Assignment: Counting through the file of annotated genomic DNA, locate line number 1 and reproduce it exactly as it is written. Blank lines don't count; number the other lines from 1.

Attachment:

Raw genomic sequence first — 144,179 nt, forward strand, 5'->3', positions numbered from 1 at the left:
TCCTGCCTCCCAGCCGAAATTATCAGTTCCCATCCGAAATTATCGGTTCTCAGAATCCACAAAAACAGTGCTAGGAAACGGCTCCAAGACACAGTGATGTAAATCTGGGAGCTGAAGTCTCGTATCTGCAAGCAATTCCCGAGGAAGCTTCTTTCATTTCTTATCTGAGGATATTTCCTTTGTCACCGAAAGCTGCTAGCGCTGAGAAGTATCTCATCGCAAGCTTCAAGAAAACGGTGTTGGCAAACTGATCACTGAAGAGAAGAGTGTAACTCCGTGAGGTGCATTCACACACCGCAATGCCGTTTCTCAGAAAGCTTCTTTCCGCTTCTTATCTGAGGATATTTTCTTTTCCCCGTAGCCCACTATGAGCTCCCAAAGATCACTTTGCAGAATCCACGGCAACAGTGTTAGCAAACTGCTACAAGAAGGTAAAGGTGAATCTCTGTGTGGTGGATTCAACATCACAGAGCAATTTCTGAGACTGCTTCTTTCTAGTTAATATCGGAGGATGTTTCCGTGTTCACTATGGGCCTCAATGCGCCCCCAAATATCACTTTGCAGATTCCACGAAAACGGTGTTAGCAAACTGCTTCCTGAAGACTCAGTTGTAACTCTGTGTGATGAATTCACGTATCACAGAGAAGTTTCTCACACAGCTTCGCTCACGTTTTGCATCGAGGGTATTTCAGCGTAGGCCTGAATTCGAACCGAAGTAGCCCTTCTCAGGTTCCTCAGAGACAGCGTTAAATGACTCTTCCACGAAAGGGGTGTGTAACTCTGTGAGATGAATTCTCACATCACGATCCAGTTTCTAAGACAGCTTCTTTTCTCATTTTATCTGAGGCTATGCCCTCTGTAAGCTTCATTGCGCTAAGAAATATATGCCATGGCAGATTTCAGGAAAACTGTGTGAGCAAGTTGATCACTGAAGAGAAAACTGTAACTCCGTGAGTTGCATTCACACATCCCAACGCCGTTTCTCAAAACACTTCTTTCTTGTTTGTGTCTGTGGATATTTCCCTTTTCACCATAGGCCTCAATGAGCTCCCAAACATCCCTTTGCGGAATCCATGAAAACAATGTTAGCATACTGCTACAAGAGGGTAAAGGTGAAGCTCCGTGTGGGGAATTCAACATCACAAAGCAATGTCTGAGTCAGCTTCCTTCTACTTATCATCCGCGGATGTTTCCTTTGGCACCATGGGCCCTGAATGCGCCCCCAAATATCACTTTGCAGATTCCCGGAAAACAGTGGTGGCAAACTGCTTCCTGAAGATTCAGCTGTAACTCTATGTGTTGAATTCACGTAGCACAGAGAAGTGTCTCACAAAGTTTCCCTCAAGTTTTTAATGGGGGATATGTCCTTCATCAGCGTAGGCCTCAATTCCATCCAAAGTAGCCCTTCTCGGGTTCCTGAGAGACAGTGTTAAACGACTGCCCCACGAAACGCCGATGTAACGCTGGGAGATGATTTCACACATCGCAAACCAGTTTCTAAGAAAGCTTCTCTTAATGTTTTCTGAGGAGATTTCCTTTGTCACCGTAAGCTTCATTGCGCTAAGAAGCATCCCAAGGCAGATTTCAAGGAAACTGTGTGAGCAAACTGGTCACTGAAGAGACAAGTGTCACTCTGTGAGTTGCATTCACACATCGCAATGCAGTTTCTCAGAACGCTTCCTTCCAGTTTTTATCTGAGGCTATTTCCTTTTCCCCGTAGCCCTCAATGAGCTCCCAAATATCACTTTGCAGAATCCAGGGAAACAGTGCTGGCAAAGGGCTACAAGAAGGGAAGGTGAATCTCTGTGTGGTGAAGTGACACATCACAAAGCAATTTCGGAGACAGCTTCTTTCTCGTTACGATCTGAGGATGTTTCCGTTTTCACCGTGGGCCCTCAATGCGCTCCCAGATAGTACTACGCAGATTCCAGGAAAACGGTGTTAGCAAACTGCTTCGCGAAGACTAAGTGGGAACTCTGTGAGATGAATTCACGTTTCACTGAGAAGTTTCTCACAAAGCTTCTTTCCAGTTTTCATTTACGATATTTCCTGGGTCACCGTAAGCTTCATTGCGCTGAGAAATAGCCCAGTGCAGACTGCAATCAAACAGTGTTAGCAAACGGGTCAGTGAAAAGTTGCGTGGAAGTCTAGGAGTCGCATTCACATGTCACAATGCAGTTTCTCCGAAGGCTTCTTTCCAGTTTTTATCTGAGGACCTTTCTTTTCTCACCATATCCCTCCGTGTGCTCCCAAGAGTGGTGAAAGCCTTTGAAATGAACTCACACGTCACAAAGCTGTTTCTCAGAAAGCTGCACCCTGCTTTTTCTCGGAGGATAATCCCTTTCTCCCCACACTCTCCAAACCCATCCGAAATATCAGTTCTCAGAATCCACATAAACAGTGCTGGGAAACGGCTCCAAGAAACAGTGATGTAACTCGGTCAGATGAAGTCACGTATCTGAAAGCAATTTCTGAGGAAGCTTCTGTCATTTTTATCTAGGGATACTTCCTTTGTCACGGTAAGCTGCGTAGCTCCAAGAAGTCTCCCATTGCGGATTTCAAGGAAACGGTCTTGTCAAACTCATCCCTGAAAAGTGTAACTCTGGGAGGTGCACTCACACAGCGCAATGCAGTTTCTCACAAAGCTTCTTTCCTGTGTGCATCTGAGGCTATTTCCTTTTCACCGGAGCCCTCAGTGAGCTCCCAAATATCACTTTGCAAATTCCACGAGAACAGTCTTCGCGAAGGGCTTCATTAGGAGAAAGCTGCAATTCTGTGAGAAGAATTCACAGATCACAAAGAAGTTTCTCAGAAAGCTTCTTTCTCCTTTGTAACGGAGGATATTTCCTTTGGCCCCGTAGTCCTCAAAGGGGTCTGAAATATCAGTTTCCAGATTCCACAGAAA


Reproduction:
Raw genomic sequence first — 144,179 nt, forward strand, 5'->3', positions numbered from 1 at the left: